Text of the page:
It has been too long since we have seen a Michael Bay movie. The last one was "Transformers: The Last Knight."

Michael Bay's "6 Underground" stars Ryan Reynolds, who will assemble his strike squad.

It's a Rated R movie that has intense violence and language throughout, bloody images, and some sexual content. The film was first screened in cinemas for two days before it finally dropped on Netflix on Friday.

Reynolds plays "The Mastermind." He is a billionaire tech genius who brings together a team of international operatives. Much like Bruce Wayne/Tony Stark, Reynolds' character decides to lead a crew of vigilantes, all of whom fake their deaths to right the world's wrongs by taking out most evil humans on the planet.

Each of the team is only known by a number. The crew includes a ruthlessly efficient CIA agent, a moderately repentant hitman, a doctor capable of performing intensive surgery, and a millennial parkour enthusiast.

The Plot

Things start with a high car chase in the streets of Italy.

Reynolds' character gets into a sportscar as it swerves out, but it ends with a quick drive through the Uffizi Gallery with Michelangelo's painting almost knocked off its pedestal.

There are already fountains of blood and a detached eyeball. Put simple, it is grotesque.

However, it is interrupted by the plot, which starts to unravel with multiple flashbacks and sidetracks. There is also a lot of slow-motion deaths and slow-motion parts. It goes back and forth in the middle hour of the movie.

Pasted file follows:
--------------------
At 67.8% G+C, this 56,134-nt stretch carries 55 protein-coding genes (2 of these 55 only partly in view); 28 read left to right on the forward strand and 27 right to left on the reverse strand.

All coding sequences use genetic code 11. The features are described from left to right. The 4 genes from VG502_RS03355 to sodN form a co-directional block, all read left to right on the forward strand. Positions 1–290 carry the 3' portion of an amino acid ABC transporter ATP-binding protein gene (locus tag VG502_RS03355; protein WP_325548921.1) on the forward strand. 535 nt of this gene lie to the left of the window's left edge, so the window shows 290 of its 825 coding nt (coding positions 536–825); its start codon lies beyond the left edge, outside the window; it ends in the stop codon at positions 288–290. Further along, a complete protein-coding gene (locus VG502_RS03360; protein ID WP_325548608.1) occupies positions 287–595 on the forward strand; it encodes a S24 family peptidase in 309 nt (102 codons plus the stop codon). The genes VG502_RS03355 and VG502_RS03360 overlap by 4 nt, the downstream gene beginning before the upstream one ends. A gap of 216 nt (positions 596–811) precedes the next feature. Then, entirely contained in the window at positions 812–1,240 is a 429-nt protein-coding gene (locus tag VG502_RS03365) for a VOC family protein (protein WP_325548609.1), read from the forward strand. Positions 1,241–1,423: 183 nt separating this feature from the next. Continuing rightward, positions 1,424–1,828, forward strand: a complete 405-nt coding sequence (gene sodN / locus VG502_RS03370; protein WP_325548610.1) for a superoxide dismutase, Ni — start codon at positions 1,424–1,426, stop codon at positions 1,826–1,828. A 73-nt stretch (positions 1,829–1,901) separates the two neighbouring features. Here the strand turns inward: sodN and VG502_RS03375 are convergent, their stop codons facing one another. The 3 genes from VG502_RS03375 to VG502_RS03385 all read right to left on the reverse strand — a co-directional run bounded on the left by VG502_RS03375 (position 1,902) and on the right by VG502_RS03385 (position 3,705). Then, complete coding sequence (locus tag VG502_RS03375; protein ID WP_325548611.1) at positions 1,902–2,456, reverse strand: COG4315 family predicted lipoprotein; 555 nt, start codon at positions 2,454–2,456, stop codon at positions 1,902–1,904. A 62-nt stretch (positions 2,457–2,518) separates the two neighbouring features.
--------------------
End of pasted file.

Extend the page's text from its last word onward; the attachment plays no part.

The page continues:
Michael Bay remains devoted to presenting action set-pieces with practical effects in glam locations, like a penthouse hostage taking that involved a detonating infinity pool or a science-assisted siege of a large yacht holding an escaping dictator. Bay enlists top-notch stunt performers to carry them out.

Cars tumble, bodies are distorted, countless rounds are ablaze. There was even a joke about a sexual body parts and nuns flipping off the heroes as they go through wedding receptions.

There are also sunset silhouette shots, pornographic violence,and soft sex that are standard parts of Michael Bay mix, sliced into ripples of light and color by an editorial arrangement.

The director shot everything with maximum energy because the camera was swinging, soaring, rotating, and assuming countless of POVs.

Worth The Watch?

After a decade living in a more kid-friendly universe where some of his rougher natures were shortened by the strains of the science fiction and computer graphics chaos, Bay is content to be somewhat off the leash.

Is the movie watchable? It is, with no added cost, to pay beyond your Netflix fees. But it is also wholly disposable and forgettable and a squandering of all the talent involved.

According to reviews, it is one of the platform's first incursions into unapologetic blockbuster filming.

The movie currently has a 43% critic score on Rotten Tomatoes.

According to CNN's Brian Lowry, the movie proves so uneven in its tone and unrelenting in its volume that "it's hard to imagine a hole deep enough in which to bury its silliness."

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